G20germany

G20 summit flags

The G20 at a glance

The G20 is the central forum for international cooperation on financial and economic questions. At their meetings, which have been held annually since 2008, the heads of state and government of the G20 have traditionally addressed issues relating to world economic growth, international trade and the regulation of financial markets. more: The G20 at a glance …

World map showing the member countries of the G20

Summit participants

The "Group of Twenty" is made up of 19 countries and the European Union. The countries are: Argentina, Australia, Brazil, Canada, China, France, Germany, India, Indonesia, Italy, Japan, Mexico, Russia, Saudi Arabia, South Africa, South Korea, Turkey, the United Kingdom and the USA. more: Summit participants …

Calendar

Calendar

Before the G20 leaders meet on 7 and 8 July 2017, a number of other events will be held. Alongside the line ministers’ meetings and the Chancellor’s dialogue with civil society, there will be numerous other sessions to prepare the ground for the G20 summit. more: Calendar …

Aerial photograph of Hamburg

Conference venue: Hamburg

The G20 summit under the German Presidency will be held on 7 and 8 July 2017 in Hamburg. The 20 heads of state and government and top-level representatives of international organisations will meet at Hamburg Messe, the city’s exhibition and trade fair centre. more: Conference venue: Hamburg …

View of documents with the logo of the German G20 presidency

Overview of summit documents

At the end of each summit the heads of state and government of the G20 issue a joint declaration regarding the most important outcomes of their meeting. Below is a list of the most important documents since 2008. A final declaration will also be issued following the summit in Hamburg. more: Overview of summit documents …

Chancellor Angela Merkel and young people at the Federal Chancellery

Meeting with civil society

During Germany's Presidency, the Chancellor will also be engaging in a comprehensive dialogue with civil society. She is meeting representatives of the science and research community, the business community and the trade unions as well as non-governmental organisations, young people and women from G20 states. more: Meeting with civil society …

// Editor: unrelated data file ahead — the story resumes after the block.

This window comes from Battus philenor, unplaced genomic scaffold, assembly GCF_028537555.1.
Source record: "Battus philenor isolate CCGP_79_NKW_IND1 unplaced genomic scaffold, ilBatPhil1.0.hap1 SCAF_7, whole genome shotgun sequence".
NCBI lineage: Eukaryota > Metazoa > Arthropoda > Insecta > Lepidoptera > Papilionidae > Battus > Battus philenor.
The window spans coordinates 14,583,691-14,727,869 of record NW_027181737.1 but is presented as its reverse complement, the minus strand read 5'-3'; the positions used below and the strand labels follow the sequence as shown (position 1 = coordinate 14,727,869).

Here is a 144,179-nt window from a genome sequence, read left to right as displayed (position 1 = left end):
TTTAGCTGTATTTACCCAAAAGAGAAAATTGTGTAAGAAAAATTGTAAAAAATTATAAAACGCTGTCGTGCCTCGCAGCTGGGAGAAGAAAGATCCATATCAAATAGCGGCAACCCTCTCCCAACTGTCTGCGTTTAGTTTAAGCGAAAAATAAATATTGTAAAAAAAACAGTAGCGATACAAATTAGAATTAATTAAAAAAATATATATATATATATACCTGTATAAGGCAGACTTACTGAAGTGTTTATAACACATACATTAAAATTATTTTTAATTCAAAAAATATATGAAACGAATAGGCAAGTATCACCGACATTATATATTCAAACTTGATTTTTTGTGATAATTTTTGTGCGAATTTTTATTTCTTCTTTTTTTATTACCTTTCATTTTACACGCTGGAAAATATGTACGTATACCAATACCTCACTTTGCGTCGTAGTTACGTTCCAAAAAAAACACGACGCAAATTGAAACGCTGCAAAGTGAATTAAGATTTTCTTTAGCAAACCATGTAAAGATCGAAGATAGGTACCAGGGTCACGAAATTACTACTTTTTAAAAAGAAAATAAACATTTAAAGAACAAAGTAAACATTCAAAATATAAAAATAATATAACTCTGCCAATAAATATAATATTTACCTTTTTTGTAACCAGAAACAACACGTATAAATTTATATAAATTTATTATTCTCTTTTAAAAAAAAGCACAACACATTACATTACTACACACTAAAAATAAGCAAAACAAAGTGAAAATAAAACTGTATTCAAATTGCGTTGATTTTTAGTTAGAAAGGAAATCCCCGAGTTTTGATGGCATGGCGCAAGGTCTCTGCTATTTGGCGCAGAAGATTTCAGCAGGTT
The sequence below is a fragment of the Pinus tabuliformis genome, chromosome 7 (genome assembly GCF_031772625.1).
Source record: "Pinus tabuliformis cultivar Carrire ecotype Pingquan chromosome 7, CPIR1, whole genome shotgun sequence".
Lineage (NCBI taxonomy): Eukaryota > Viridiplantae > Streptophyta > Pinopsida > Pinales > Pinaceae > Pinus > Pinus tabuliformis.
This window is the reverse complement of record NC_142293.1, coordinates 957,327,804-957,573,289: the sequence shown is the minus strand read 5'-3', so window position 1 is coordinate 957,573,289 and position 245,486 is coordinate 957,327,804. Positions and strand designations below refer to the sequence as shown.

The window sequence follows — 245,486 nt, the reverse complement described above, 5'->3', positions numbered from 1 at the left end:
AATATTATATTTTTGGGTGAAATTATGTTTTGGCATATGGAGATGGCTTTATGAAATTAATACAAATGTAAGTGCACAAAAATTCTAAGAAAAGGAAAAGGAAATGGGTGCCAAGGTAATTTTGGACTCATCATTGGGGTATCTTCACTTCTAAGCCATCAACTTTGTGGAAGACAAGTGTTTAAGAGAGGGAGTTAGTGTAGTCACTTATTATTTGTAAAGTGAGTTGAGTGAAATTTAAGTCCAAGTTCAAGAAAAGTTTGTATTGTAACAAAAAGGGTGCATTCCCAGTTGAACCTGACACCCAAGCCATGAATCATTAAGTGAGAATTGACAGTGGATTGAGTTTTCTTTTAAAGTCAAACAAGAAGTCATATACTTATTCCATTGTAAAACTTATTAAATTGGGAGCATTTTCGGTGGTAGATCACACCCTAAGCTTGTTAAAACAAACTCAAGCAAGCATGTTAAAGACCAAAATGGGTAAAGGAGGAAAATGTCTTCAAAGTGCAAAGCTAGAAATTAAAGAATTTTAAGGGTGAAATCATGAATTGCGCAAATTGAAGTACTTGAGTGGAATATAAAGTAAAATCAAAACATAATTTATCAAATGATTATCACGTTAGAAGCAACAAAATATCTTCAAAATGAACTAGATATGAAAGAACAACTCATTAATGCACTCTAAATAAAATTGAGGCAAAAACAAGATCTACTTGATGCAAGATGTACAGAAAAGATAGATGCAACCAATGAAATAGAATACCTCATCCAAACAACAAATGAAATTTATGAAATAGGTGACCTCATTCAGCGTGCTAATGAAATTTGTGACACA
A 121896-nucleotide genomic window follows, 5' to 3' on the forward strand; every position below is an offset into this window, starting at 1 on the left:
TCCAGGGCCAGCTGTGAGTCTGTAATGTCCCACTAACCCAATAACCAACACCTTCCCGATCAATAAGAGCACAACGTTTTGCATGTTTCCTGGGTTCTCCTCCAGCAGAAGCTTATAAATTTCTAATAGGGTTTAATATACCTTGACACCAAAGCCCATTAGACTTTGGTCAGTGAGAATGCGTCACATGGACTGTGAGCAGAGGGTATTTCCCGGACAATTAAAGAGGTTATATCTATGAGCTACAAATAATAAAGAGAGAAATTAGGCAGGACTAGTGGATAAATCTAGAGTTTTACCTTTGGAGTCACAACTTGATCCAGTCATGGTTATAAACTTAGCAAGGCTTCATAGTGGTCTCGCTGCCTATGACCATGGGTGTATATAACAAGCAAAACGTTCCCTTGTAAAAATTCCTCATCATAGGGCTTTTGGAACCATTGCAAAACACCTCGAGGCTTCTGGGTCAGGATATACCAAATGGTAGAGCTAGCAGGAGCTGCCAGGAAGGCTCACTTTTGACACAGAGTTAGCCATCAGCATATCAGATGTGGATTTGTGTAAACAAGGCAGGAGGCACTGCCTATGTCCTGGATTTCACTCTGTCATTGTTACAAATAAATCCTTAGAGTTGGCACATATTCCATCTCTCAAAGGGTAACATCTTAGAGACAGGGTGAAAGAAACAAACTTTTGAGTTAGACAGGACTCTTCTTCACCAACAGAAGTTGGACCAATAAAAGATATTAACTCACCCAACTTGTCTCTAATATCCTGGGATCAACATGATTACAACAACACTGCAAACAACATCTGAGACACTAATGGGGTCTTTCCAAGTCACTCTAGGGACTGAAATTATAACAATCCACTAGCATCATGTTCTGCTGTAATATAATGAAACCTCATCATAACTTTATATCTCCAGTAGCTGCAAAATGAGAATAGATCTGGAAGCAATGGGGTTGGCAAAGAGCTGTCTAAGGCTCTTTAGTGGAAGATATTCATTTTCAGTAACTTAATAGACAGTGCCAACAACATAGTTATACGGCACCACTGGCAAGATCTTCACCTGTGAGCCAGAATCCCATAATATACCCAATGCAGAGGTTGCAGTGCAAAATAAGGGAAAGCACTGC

German Finance Minister Wolfgang Schäuble at a G20 press conference on 7 October 2016 in Washington, D.C.

Ministers meetings and working groups

The G20 stands for more than two-day summits. It is a process that has been developing since 2008 at the level of heads of state and government. The economic and financial policy agenda of the leaders’ meetings has been broadened, as had also increasingly been the case of the finance ministers’ and international central banks’ work within the forum. more: Ministers meetings and working groups …

Working session of the world finance summit in the Great Hall of the National Building Museum at the G20 summit in Washington DC (15.11.2008)

A historical overview

From crisis manager to the central forum for international economic cooperation: a look at the history of the G20 summit demonstrates that the answers to global challenges must be found together. The G20 was first launched at the G7's Cologne summit in 1999. more: A historical overview …

A list of questions on a blackboard - "where?", "what?", "when?", "why?", "who?" and "how?"

Frequently Asked Questions

What is the point of the G20? Why, in the age of the internet, do the heads of state and government have to meet in person, why can’t they hold a web conference? Why do they hold their summits in places like Messe Hamburg and not in their capital cities? Find out the answers to these and other questions here. more: Frequently Asked Questions …